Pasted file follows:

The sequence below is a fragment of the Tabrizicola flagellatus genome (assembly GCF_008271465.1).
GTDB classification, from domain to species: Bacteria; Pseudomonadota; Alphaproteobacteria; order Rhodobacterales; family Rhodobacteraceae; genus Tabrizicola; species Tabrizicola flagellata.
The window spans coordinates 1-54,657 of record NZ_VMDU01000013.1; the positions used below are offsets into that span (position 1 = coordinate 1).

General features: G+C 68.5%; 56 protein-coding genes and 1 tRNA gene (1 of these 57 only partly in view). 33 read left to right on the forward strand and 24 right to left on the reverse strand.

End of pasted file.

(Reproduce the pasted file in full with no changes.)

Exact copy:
The sequence below is a fragment of the Tabrizicola flagellatus genome (assembly GCF_008271465.1).
GTDB classification, from domain to species: Bacteria; Pseudomonadota; Alphaproteobacteria; order Rhodobacterales; family Rhodobacteraceae; genus Tabrizicola; species Tabrizicola flagellata.
The window spans coordinates 1-54,657 of record NZ_VMDU01000013.1; the positions used below are offsets into that span (position 1 = coordinate 1).

General features: G+C 68.5%; 56 protein-coding genes and 1 tRNA gene (1 of these 57 only partly in view). 33 read left to right on the forward strand and 24 right to left on the reverse strand.